Hajj stampede: Saudi king orders safety review
Saudi Arabia's King Salman has ordered a safety review for the Hajj pilgrimage after at least 717 people died in a stampede near the holy city of Mecca.
Another 863 people were injured in the incident at Mina, which occurred as two million pilgrims were taking part in the Hajj's last major rite.
It is the deadliest incident to occur during the pilgrimage in 25 years.
The king said there was a need "to improve the level of organisation and management of movement" of pilgrims.
In the latest reaction:
- A commission to investigate the crush has been formed by the Saudi government
-The Saudi health minister, Khaled al-Falih, said the crush occurred because many pilgrims moved "without respecting the timetables" established by authorities
- Ayatollah Ali Khamenei, the supreme leader of Iran, which lost at least 95 of its citizens in the crush, said the Saudi government "must accept the huge responsibility for this catastrophe"
- He added that "mismanagement and improper actions" were to blame
It is the second disaster to strike Mecca in two weeks, after a crane collapsed at the Grand Mosque, killing 109 people.
As part of the Hajj, pilgrims travel to Mina, a large valley about 5km (3 miles) from Mecca, to throw seven stones at pillars called Jamarat, which represent the devil.
The pillars stand where Satan is believed to have tempted the Prophet Abraham.
The accident occurred at 09:00 local time (06:00 GMT) as pilgrims were walking towards the five-storey structure which surrounds the pillars, known as the Jamarat Bridge.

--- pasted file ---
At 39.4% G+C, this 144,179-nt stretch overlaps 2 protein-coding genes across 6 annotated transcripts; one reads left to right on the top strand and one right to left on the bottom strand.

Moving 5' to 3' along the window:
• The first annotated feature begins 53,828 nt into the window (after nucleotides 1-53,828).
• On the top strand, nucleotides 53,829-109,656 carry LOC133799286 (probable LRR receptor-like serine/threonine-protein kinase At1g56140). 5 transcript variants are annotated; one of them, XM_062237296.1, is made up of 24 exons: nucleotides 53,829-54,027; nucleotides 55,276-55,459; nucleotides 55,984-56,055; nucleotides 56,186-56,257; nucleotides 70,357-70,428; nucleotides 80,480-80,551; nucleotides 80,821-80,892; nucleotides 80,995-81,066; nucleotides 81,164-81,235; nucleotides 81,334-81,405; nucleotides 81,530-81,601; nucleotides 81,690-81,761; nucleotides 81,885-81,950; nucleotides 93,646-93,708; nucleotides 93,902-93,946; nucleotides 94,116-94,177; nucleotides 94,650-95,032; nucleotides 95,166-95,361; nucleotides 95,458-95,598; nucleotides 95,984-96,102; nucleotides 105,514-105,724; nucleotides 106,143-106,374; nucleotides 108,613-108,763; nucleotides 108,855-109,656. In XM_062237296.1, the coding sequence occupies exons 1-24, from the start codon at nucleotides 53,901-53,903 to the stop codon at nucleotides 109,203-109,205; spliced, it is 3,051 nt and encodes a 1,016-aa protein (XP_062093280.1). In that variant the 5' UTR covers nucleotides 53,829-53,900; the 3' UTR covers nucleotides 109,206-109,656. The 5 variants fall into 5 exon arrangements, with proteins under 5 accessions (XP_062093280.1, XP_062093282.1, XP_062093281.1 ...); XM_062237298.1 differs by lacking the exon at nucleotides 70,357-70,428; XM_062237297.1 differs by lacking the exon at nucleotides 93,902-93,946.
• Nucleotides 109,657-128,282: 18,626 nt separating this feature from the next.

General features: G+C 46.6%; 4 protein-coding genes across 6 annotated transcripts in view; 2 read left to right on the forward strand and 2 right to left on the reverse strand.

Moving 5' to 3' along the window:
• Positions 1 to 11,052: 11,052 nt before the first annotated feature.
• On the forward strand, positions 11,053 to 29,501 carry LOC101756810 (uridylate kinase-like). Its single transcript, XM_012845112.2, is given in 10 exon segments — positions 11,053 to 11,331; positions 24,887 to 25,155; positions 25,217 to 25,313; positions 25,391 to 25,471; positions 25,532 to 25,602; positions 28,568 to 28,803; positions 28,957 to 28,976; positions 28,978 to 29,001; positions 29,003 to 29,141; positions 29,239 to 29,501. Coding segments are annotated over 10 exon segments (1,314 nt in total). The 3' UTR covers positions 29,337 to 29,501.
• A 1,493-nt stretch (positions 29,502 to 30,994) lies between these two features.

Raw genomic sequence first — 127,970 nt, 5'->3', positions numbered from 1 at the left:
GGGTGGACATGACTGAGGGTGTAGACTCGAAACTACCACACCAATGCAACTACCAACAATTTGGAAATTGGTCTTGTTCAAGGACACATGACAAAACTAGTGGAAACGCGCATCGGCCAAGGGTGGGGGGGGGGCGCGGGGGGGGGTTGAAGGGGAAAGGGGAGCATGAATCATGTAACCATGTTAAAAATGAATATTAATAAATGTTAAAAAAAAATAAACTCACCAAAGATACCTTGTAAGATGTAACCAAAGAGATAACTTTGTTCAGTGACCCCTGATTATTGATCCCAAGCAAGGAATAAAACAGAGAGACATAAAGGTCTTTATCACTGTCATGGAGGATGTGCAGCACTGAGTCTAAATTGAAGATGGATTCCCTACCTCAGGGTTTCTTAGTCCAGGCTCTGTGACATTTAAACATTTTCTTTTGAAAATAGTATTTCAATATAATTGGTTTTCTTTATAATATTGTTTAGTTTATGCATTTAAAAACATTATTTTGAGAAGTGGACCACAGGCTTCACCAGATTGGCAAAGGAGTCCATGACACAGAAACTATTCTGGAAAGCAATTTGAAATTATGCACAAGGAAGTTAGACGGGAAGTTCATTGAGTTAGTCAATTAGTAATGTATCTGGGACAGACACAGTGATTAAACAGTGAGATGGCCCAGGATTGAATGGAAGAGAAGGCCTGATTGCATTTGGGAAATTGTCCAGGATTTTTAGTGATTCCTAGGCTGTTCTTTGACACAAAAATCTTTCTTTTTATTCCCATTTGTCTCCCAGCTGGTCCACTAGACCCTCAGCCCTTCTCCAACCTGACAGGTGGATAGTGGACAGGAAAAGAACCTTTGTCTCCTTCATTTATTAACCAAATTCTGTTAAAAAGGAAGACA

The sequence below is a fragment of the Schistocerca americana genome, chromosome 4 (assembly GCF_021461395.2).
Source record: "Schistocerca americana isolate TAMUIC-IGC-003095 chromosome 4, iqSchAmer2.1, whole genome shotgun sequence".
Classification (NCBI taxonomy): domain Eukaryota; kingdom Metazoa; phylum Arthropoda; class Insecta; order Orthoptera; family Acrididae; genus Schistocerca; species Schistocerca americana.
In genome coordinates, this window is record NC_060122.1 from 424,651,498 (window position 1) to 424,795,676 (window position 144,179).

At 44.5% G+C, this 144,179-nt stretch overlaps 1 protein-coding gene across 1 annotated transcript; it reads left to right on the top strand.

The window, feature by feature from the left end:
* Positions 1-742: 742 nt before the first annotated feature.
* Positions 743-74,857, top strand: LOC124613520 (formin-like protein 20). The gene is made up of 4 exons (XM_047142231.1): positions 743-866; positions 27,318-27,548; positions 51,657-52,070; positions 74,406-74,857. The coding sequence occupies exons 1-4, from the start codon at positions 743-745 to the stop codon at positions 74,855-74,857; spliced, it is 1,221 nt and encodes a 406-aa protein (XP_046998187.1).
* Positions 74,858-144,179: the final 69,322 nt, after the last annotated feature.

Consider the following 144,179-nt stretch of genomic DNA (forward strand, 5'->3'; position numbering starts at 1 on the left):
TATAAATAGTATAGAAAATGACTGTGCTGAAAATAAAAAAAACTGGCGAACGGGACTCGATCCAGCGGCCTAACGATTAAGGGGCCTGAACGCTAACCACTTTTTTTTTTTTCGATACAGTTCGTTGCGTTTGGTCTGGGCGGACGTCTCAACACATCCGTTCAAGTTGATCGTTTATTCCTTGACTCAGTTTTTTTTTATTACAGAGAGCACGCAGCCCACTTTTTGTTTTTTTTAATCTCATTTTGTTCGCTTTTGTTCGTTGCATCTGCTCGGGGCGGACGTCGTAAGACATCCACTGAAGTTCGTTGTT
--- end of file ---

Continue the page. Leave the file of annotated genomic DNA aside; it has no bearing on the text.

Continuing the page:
Maj Gen Mansour al-Turki, a spokesman for the Saudi interior ministry, said the crush occurred when two large groups of pilgrims converged from different directions on to one street.
Photographs showed the bodies of dozens of pilgrims on the ground, some piled high. They were all dressed in the simple white garments worn during the Hajj.
"I saw someone trip over someone in a wheelchair and several people tripping over him," Abdullah Lotfy, from Egypt, told the Associated Press. "People were climbing over one another just to breathe."
"Dead bodies stretch as far as my eyes can see," said Bashir Sa'ad Abdullahi, the BBC's Abuja editor, who is in Mina.
The civil defence directorate said the victims were of "different nationalities", without providing details.
The BBC understands at least three Indonesians, and some pilgrims from Niger, are among the dead.
The UK Foreign Office said it was urgently seeking more information about whether British nationals were involved.
Hajj: Previous tragedies
2006: 364 pilgrims die in a crush at foot of Jamarat Bridge in Mina
1997: 340 pilgrims are killed when fire fuelled by high winds sweeps through Mina's tent city
1994: 270 pilgrims die in a stampede during the stoning ritual
1990: 1,426 pilgrims, mainly Asian, die in a stampede in an overcrowded tunnel leading to holy sites
1987: 402 people die when security forces break up an anti-US demonstration by Iranian pilgrims
The Saudi authorities have spent billions of dollars on improving transport and other infrastructure to try to prevent such incidents.
The Hajj is the fifth and final pillar of Islam. It is the journey that every able-bodied adult Muslim must undertake at least once in their lives if they can afford it.
The number of people attending Hajj rose from 57,000 in 1921 to a high of 3.2m three years ago, according to the Saudi Central Department of Statistics and Information.
That figure dropped to just over two million last year.